“We’re here for a reason. I believe a bit of the reason is to throw little torches out to lead people through the dark.” — Whoopi Goldberg
Sue Rifas and I are texting about how soon we’ll be able to do lunch again in person. We’re getting impatient – after all, we’ve been “lunching” for almost twenty-five years – so the break we were forced to take this year was not a welcome one. Sue retired in 2015 after serving in leadership positions at the Jewish United Fund/Jewish Federation of Metropolitan Chicago for more than 40 years, most recently as Vice President of Board Operations. Previously, she served as Assistant Director of Budget & Planning and as Vice President of Planning & Allocations and Board Operations.
Sue was, and still is, one of those people on whose good side you hope to stay. She does not suffer fools lightly, and she tells it like it is. This is part of what attracted me to her when I was paired with Sue in an official mentor/mentee capacity as part of the FEREP (Federation Executive Recruitment and Education) program in which I participated as part of my graduate school training. She was a tiny bit scary at the time – the only female on an all-male senior management team, an MBA, and a no-nonsense approach to the work. So, I knew to come prepared to our conversations and think before I talked. This turned out to be good training for the real world. All these years later, I continue to turn to Sue for advice when I am feeling challenged by a project, person or decision. I trust her instincts on almost any subject, and I know she won’t always tell me what I want to hear. A good mentor is someone who pushes us to be the best versions of ourselves, and I’m lucky that I found mine so early on in my career.
What is a mentor?
A mentor typically provides career advice, but they can be either internal or external to your company or organization. This is someone who can serve as a trusted counselor, provide guidance on work projects, help navigate difficult personalities, or even help you get through life’s challenges. A mentor might be someone who is further along in their career and typically sees more talent and potential in you than you see in yourself. A true mentor volunteers their time and helps carve out professional development and/or growth opportunities as you navigate your career’s complexities and roadblocks. I have enjoyed the guidance of a female mentor (almost all of my supervisors were male), but mentors and mentees need not share the same gender orientation.
Where do I find one?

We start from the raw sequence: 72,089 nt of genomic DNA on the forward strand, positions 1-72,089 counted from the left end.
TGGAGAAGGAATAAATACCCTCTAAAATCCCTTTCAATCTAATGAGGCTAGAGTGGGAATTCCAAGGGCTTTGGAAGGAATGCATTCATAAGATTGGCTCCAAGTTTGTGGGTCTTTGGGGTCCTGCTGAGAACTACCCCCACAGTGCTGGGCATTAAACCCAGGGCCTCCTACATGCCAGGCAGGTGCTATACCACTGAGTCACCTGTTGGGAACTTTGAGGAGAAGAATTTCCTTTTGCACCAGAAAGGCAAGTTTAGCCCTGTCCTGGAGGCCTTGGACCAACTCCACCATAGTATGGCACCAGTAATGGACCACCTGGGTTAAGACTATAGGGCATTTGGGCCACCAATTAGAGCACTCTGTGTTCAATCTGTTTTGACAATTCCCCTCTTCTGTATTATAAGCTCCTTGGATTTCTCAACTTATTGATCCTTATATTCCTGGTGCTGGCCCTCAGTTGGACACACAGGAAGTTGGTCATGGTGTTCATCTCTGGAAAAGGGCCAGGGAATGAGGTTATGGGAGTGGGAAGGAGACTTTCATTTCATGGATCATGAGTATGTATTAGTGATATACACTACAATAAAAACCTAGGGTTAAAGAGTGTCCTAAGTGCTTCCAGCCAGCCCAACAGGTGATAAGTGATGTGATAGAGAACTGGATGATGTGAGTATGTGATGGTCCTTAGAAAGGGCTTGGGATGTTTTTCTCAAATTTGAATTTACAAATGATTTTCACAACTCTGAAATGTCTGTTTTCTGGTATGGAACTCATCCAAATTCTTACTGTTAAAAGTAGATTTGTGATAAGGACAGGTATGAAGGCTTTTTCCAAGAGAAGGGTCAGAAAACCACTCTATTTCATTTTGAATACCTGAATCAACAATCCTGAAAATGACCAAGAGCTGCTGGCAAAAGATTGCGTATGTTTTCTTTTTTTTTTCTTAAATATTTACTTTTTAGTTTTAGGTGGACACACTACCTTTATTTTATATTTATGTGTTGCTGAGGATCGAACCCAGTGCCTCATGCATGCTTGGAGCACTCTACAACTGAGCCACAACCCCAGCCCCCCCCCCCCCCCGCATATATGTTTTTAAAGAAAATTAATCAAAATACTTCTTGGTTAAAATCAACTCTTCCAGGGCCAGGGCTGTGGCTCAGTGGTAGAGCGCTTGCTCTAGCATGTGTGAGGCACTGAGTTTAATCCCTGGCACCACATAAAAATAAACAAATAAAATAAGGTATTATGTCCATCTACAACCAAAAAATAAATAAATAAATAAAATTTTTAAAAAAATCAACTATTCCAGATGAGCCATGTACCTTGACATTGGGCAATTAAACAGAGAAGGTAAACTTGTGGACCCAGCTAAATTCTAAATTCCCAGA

I was lucky because my mentor was assigned, and we continued to connect long after my graduate studies ended. But if you are in the market for a mentor, think about people you admire in your field. Consider whether or not anyone senior to you has taken a particular interest in your work or in your growth. While some mentoring relationships occur naturally and develop gradually, others must be sought out. Mentoring networks exist on platforms like LinkedIn, but the alumni office from your university or graduate school might also offer these kinds of opportunities. Begin by considering your own personal and professional network and think about the blogs, webinars or articles you admire, whose social media you are following, and whose advice you respect. Then, reach out and ask for that first meeting! Things tend to progress naturally from there.
If you’re not convinced you need a mentor, it’s likely you’ve never had (a good) one. A great mentor can:
- Coach you through challenging times in your current role
- Guide you through critical thinking about your career path
- Connect you to others in your field
- Provide you with resources and information on current trends
- Offer feedback and constructive criticism
- Push you outside of your comfort zone
- Advocate on your behalf and open doors
When my mentor was asked about her advice to those seeking a career in the nonprofit sector, she encouraged junior level professionals to take the initiative. “You have to create your own opportunities and hang in there. You have to earn your credibility. Demonstrate your interest and abilities-show you want responsibility, that you are capable of having it.” I think that’s good advice. Spoken like a true mentor.
Stick around for the second in a three-part series Evolve is offering on career development. Next week, Jamie Perry and I will talk about the do’s and don’ts (more on the don’ts) of interviewing. In two weeks, we’ll explore the path to the chief executive seat. We look forward to your comments and questions!